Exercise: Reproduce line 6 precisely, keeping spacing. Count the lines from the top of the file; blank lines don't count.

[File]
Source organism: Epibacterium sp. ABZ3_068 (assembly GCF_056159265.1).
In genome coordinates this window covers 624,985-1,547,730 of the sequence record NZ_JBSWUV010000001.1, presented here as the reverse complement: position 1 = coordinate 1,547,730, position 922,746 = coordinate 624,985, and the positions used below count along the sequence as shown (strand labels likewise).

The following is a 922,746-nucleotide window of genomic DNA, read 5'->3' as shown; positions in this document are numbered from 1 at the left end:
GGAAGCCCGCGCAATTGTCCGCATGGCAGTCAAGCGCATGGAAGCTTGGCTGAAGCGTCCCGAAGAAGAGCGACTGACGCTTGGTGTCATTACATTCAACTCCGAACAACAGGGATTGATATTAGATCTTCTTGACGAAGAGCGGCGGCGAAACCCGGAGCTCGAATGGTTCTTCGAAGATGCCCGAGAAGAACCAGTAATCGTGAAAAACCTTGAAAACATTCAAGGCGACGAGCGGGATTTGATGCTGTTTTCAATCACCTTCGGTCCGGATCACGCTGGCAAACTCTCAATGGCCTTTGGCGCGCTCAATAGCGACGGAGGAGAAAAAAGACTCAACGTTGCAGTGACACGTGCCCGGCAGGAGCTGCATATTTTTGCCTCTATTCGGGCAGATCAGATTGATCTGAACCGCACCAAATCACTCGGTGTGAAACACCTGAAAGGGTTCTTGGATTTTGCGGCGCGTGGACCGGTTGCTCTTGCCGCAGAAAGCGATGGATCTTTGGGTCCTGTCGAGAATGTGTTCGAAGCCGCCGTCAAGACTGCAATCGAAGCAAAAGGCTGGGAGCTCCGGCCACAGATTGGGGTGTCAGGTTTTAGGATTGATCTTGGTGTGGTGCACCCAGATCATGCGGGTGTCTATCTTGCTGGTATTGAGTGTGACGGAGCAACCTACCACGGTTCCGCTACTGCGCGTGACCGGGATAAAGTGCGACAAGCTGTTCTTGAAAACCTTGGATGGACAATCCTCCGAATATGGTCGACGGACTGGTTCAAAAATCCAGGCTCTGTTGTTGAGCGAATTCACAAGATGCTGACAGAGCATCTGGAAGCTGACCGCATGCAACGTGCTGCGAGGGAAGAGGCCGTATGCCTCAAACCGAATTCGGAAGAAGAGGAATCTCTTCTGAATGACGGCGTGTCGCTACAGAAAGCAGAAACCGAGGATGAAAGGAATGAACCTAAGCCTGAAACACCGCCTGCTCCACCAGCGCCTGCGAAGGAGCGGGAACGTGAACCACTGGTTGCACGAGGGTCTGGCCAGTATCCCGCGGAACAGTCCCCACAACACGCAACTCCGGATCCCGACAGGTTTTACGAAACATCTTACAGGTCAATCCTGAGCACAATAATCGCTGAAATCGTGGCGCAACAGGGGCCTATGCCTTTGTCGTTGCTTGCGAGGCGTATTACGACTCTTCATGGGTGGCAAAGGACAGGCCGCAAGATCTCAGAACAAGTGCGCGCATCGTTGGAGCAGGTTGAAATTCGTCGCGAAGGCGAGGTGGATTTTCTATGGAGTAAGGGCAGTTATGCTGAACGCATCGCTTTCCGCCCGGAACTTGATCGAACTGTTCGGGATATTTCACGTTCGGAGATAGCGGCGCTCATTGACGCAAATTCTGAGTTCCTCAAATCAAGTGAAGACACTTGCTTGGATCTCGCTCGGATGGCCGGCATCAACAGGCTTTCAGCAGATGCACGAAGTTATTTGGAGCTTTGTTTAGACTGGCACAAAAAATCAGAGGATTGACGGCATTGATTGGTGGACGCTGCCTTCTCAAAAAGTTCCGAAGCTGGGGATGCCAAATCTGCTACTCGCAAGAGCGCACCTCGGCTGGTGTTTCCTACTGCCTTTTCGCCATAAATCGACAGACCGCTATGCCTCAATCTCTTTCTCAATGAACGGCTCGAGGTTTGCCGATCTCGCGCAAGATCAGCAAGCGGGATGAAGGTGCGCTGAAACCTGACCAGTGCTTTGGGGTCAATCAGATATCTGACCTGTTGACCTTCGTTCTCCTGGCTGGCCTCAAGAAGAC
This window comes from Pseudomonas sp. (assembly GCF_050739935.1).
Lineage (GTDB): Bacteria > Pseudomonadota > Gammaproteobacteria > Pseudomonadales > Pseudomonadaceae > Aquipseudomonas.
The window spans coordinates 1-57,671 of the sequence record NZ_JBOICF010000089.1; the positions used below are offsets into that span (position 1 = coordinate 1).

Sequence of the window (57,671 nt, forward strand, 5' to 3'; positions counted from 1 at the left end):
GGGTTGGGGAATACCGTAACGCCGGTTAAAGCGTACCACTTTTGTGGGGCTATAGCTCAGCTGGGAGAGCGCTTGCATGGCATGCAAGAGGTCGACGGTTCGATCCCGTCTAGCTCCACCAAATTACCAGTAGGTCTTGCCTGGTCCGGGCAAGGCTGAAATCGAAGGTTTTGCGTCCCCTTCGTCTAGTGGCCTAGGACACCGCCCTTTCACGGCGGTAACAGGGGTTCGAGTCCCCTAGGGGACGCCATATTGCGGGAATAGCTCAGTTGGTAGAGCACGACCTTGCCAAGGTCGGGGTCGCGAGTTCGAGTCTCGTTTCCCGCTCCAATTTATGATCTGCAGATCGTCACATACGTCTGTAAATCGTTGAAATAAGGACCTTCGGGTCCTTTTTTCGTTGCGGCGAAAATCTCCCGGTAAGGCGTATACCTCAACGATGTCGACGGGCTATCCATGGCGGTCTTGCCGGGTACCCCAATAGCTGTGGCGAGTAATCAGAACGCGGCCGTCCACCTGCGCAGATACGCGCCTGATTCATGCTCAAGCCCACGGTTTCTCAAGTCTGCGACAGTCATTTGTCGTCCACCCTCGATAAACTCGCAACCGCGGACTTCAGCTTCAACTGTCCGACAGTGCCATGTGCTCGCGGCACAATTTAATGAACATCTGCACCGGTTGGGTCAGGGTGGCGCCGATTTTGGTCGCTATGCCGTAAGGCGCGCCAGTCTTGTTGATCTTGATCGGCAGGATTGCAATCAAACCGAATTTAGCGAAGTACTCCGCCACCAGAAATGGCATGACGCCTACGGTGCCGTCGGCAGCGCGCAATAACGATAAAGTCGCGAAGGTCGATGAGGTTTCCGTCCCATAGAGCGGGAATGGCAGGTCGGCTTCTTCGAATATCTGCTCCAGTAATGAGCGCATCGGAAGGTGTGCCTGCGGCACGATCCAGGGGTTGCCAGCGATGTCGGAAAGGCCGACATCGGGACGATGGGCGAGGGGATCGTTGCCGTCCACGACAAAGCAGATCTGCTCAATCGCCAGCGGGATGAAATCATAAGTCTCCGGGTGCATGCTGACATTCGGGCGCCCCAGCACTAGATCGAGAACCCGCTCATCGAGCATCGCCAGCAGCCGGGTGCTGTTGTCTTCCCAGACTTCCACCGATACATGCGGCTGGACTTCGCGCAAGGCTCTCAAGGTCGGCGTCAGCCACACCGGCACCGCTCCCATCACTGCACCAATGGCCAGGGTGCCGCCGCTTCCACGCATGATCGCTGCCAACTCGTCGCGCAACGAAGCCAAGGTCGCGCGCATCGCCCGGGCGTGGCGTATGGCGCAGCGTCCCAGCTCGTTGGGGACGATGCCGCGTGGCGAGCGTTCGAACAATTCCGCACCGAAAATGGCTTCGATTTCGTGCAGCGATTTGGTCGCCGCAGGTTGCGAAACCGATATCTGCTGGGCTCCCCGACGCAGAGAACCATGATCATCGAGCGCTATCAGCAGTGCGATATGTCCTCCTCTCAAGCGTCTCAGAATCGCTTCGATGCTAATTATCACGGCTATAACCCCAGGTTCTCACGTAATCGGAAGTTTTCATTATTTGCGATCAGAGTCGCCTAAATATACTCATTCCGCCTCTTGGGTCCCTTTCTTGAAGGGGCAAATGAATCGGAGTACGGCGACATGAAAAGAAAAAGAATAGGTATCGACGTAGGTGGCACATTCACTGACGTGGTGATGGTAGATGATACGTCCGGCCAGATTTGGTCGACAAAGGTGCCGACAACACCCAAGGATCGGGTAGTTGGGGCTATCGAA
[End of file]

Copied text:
Lineage (GTDB): Bacteria > Pseudomonadota > Gammaproteobacteria > Pseudomonadales > Pseudomonadaceae > Aquipseudomonas.